The upshot of the recent meetings between German PM, Angela Merkel, and French PM, Nicolas Sarkozy, is a six point proposal that will likely be voted on by all 27 nation members at the EU Summit tomorrow. While the details won't be finalized until March 2012, here is a brief summary of some of its more important contents:
1. Speedier, Separate, and Investor Friendly ESM (European Stability Mechanism). Private sector holders of EU periphery debt won't be compelled to take losses in future ESM bailouts. The agreement views the last round of writedowns taken on Greek debt as "an extreme case not to be repeated... investors will only encounter risks in Europe that they already know from everywhere else in the world." The ESM would also be separate from the EFSF and start earlier than anticipated in 2012.
That private creditors would take writedowns was a huge sticking point for Merkel when the ESM was first created. Clearly, this is a big win for Sarkozy but definitely a loss for the viability of the proposal as a "solution." Although Sarkozy is protecting his already shaky French banking system and staving off a downgrade, this only delays the necessary and inevitable debt restructuring. Consider now the position of the ECB. They will have no choice, but to purchase more periphery sovereign debt and possibly make matters worse.
2. Automatic Sanctions. Countries whose fiscal deficits exceed 3 percent of GDP will be subject to sanctions unless a qualified majority of members votes to block them. The previous iteration of this proposal involved a bit more politics - a qualified majority of member had to support the sanctions. It's interesting that Merkel conceded their demand for writedowns in exchange for "less politics" and more centralized oversight of fiscal budgets. Not exactly "Fiskalunion," but it's still representative of the German desire for the further consolidation of sovereignty.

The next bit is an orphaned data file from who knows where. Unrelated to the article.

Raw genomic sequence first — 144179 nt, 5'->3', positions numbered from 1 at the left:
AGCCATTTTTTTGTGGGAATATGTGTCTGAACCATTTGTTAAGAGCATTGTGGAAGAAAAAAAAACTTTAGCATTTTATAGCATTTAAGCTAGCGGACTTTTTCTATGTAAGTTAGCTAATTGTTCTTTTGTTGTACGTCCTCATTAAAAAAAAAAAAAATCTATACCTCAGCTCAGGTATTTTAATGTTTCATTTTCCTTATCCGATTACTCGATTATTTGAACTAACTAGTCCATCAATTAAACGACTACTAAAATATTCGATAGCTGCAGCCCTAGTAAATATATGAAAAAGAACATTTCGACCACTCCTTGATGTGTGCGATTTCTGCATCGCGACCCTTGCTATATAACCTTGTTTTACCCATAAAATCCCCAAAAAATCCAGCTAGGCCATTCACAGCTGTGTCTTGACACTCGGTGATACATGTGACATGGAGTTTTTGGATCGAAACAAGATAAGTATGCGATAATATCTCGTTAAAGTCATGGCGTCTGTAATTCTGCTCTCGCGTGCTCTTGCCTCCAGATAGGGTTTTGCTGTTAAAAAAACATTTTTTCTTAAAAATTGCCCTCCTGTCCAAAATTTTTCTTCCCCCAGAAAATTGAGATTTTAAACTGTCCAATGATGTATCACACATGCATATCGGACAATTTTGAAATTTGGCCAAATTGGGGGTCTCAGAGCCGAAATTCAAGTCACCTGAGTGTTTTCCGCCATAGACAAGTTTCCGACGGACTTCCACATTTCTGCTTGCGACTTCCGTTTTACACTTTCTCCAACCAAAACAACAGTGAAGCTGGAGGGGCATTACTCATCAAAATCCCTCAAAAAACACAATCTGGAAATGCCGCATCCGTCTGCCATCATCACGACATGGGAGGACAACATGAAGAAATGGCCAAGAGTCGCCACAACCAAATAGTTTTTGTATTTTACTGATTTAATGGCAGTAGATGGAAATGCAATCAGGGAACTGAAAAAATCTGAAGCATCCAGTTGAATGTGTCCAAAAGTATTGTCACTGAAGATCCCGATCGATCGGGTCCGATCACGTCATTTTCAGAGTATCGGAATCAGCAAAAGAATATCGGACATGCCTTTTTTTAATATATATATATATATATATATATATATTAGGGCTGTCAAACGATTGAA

With respect to automatic sanctions and the rule that budget deficits cannot exceed 3%, the question should be asked - if deficits are to be targeted as the "problem," then why 3%? And if it is to be 3%, what do the average fiscal deficits of 12 significant eurozone members from 1999 to 2007 look like?
The results are nothing short of surprising. Every country fell below the famous 3 per cent of gross domestic product limit except one - Greece. As Martin Wolf points out, "focusing on this criterion would have missed all today’s crisis-hit members, except Greece. Moreover, the four worst exemplars, after Greece, were Italy and then France, Germany and Austria."
And yet leaders continue to combat the symptoms (big deficits now of course) of the underlying cause (the monetary union itself).
Another interesting feature of the latest EU Treaty has come to the fore. We already highlighted that countries which break the 3% fiscal limit will be subject to automatic sanctions, but additionally member states will adopt internal rules to cap "structural deficits" below 0.5% of GDP. Structural deficits... how exactly is that defined? Apparently, not at all...
"Estimating the structural deficit is not straightforward. The Department of Finance estimate that Ireland’s structural deficit will be 8.6pc of GDP in 2011. This is 17 times larger than the supposed absolute limit set down in the new agreement." (Independent.ie)
Finance ministries and economists alike generally segregate "cyclical" and "structural" deficits. A cyclical deficit reflects the effect of the economic cycle. A structural deficit, on the other hand, is not the unsustainable, hard to get rid of part of a deficit, but rather "what the deficit would be given the current set of taxing and spending rules if GDP were equal to X." The trouble becomes not forecasting taxes and spending, but solving for X GDP. Economists can't even agree on what is current GDP, so how are a bunch of EU commissars going to agree on a forecast of future output?